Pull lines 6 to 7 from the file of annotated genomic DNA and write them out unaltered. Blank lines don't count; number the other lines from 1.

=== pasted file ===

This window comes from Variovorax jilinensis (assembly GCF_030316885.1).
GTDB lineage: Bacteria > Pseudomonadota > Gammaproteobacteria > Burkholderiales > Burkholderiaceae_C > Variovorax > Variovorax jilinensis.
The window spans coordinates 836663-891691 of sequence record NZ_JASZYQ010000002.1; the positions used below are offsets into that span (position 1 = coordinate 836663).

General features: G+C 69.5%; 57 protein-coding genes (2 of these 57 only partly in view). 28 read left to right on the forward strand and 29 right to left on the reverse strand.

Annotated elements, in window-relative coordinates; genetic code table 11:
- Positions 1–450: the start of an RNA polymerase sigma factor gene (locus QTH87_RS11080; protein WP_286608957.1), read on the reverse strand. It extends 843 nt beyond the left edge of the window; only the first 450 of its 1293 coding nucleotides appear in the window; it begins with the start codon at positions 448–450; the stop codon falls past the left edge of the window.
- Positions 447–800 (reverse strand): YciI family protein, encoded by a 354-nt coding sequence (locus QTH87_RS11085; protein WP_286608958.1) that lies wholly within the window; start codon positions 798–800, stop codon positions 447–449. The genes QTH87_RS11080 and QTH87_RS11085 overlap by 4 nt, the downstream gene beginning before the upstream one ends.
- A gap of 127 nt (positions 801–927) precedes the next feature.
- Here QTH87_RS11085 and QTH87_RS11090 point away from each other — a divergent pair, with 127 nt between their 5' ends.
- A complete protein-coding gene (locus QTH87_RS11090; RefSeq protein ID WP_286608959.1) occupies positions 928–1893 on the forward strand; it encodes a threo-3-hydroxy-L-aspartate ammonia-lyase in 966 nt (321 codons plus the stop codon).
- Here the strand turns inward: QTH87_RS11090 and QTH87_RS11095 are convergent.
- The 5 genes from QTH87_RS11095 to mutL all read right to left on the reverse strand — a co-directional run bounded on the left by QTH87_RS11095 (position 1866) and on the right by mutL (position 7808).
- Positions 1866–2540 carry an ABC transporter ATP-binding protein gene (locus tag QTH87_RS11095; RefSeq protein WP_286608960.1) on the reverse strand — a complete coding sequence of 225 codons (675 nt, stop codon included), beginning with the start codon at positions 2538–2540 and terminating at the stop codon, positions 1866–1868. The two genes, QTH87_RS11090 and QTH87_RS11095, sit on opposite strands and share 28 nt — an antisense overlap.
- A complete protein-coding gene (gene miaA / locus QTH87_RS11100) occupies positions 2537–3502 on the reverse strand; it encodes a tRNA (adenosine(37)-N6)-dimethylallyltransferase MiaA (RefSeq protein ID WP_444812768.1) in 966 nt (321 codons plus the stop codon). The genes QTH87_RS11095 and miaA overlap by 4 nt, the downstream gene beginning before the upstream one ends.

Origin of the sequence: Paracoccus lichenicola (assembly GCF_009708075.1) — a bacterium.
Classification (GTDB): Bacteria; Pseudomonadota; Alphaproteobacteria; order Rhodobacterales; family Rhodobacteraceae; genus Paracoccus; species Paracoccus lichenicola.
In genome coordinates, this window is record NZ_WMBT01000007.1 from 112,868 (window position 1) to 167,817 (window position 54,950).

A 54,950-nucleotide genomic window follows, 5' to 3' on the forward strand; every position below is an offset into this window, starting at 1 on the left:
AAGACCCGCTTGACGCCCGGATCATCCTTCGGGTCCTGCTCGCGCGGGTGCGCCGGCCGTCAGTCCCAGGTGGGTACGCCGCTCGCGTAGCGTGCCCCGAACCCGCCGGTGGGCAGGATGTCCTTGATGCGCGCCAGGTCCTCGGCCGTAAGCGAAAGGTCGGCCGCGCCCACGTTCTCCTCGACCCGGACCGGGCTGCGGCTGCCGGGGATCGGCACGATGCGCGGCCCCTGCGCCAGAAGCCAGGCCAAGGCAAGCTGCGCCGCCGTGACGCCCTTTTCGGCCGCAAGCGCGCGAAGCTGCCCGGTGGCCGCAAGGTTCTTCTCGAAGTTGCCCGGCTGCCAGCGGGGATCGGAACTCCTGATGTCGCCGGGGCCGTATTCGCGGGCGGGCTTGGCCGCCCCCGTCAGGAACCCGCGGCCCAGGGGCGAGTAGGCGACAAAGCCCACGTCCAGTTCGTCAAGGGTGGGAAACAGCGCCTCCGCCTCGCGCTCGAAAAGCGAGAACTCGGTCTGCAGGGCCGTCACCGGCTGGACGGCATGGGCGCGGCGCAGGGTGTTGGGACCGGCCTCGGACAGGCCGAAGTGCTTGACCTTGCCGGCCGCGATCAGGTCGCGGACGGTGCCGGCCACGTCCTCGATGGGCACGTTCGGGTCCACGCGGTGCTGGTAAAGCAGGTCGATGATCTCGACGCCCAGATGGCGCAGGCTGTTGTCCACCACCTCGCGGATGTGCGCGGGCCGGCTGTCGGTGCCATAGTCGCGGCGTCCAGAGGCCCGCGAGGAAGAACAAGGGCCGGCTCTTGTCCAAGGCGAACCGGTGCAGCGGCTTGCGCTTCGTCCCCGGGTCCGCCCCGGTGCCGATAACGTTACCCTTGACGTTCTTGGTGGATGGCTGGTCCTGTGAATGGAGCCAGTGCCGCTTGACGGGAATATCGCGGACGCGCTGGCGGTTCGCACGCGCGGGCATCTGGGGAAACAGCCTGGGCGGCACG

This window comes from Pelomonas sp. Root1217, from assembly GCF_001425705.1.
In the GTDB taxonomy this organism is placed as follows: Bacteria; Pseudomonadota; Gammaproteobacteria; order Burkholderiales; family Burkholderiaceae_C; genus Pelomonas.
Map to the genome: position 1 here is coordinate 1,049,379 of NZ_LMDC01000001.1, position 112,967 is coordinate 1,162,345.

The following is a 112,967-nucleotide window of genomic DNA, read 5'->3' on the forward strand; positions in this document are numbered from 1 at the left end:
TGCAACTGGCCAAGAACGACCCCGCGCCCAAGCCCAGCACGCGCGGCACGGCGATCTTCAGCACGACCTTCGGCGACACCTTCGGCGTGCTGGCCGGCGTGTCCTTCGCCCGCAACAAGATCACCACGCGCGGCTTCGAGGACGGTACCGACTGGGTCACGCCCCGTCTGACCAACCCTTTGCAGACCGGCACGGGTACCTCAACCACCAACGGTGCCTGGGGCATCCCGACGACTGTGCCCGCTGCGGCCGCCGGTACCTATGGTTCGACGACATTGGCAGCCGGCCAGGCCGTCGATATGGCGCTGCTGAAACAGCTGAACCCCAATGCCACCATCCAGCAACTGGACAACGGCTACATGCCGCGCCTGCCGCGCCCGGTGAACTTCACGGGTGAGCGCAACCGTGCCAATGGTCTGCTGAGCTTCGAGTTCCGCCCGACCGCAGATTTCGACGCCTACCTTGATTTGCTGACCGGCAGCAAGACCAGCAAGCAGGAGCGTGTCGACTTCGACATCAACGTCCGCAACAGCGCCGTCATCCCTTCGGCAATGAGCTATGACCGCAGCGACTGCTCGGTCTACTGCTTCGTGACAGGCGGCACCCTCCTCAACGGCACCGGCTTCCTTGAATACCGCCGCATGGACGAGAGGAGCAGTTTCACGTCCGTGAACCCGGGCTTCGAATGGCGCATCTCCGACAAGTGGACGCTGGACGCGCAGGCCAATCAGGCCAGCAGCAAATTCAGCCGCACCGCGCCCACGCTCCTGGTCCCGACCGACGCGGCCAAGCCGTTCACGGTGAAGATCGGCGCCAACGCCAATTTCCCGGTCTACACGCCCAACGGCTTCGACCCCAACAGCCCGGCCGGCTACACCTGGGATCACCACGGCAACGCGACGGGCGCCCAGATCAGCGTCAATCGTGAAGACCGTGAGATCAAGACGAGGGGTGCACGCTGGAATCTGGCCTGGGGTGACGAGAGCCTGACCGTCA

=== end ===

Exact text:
- Positions 1–450: the start of an RNA polymerase sigma factor gene (locus QTH87_RS11080; protein WP_286608957.1), read on the reverse strand. It extends 843 nt beyond the left edge of the window; only the first 450 of its 1293 coding nucleotides appear in the window; it begins with the start codon at positions 448–450; the stop codon falls past the left edge of the window.
- Positions 447–800 (reverse strand): YciI family protein, encoded by a 354-nt coding sequence (locus QTH87_RS11085; protein WP_286608958.1) that lies wholly within the window; start codon positions 798–800, stop codon positions 447–449. The genes QTH87_RS11080 and QTH87_RS11085 overlap by 4 nt, the downstream gene beginning before the upstream one ends.